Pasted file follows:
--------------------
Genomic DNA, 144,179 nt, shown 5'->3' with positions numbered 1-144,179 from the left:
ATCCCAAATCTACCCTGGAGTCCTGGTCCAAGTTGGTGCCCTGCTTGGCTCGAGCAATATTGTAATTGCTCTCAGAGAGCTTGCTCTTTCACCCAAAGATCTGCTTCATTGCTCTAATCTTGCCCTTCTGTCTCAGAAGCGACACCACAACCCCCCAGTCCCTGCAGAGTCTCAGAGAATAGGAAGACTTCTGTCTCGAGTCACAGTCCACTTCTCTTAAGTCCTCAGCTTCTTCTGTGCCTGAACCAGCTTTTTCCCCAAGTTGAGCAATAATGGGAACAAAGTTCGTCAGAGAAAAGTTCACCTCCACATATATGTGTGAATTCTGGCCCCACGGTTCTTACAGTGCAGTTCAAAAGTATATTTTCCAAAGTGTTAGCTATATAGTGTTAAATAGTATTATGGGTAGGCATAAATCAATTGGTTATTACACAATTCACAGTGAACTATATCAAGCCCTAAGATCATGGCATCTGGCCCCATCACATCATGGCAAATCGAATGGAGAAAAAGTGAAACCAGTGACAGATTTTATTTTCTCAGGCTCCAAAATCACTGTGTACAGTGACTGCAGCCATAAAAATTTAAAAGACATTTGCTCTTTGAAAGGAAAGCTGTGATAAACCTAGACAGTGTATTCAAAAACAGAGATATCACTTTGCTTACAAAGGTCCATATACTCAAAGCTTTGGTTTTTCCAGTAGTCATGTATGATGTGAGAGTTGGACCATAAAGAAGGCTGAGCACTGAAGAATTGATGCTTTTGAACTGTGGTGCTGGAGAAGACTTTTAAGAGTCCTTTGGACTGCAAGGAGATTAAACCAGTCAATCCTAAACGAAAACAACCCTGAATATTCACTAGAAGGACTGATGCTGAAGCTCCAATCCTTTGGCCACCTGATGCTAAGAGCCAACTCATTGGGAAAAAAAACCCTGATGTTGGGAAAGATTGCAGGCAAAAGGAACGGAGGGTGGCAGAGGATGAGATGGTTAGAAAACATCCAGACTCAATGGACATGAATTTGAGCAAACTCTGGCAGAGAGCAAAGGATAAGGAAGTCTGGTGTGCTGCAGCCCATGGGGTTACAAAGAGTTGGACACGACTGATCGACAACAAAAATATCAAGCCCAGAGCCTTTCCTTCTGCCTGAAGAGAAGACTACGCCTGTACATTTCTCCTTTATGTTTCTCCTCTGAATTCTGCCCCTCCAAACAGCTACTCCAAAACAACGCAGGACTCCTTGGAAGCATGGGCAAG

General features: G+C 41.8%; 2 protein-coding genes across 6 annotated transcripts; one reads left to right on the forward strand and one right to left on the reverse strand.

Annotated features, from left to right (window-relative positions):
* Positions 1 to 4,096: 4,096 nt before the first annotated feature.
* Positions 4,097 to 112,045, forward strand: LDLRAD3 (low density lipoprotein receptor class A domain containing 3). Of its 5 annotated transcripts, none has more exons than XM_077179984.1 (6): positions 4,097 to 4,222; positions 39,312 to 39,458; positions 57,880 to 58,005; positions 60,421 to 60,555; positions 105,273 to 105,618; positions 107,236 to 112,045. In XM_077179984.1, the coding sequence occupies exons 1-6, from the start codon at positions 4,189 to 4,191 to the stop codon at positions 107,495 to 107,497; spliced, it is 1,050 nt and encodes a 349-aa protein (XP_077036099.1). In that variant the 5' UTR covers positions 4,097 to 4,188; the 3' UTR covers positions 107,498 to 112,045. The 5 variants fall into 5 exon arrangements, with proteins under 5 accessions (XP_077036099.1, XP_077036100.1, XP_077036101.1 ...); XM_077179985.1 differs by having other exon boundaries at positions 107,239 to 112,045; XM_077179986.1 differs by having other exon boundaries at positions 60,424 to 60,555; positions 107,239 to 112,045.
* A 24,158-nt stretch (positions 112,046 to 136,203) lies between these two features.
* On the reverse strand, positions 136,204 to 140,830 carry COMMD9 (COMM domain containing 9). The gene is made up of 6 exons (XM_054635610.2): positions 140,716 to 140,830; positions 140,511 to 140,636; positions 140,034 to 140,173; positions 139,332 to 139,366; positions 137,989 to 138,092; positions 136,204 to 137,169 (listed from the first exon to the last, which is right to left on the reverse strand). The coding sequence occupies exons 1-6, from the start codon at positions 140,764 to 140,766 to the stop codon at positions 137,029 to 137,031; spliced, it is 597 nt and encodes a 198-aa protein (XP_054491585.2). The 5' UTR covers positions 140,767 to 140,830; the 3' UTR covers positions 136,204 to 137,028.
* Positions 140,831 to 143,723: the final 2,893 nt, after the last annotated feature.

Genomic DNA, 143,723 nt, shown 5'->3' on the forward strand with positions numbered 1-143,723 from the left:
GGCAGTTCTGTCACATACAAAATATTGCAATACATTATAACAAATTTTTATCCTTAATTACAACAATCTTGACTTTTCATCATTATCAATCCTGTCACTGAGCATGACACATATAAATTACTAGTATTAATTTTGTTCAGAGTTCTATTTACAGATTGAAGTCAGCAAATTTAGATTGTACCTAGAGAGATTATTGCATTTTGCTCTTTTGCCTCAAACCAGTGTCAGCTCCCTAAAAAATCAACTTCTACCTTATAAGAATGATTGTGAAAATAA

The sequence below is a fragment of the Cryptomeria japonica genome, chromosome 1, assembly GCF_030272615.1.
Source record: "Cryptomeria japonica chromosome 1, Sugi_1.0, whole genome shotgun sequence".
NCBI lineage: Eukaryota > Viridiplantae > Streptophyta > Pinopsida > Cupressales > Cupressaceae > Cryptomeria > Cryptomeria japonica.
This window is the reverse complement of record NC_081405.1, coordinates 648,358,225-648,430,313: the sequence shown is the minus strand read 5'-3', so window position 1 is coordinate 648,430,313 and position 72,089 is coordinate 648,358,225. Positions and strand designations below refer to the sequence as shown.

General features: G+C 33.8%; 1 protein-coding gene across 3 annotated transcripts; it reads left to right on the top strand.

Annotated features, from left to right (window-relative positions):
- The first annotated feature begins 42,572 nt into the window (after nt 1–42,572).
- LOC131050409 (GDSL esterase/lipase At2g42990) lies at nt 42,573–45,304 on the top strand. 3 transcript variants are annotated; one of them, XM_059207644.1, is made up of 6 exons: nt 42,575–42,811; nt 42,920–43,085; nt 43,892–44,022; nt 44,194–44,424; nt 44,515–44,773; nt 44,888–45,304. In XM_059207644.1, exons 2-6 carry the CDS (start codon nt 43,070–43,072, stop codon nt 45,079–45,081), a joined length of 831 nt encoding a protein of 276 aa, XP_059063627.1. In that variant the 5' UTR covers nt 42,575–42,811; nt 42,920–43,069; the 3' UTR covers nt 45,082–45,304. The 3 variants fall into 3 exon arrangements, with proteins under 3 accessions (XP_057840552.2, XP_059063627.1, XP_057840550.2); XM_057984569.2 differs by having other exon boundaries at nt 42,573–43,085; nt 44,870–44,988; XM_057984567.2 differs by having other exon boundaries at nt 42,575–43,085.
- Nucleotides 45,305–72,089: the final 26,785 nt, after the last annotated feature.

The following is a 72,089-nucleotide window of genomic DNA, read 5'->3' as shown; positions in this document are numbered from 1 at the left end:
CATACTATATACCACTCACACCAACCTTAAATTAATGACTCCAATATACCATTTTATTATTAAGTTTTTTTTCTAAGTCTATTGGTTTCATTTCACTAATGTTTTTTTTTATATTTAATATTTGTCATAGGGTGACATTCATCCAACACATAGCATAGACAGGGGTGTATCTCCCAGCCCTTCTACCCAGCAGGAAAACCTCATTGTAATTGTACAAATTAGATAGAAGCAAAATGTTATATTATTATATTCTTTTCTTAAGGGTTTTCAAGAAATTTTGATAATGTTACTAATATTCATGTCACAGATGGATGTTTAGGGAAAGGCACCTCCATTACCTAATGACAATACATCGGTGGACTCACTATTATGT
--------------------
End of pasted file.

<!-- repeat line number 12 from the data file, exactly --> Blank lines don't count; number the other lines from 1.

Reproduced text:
The sequence below is a fragment of the Cryptomeria japonica genome, chromosome 1, assembly GCF_030272615.1.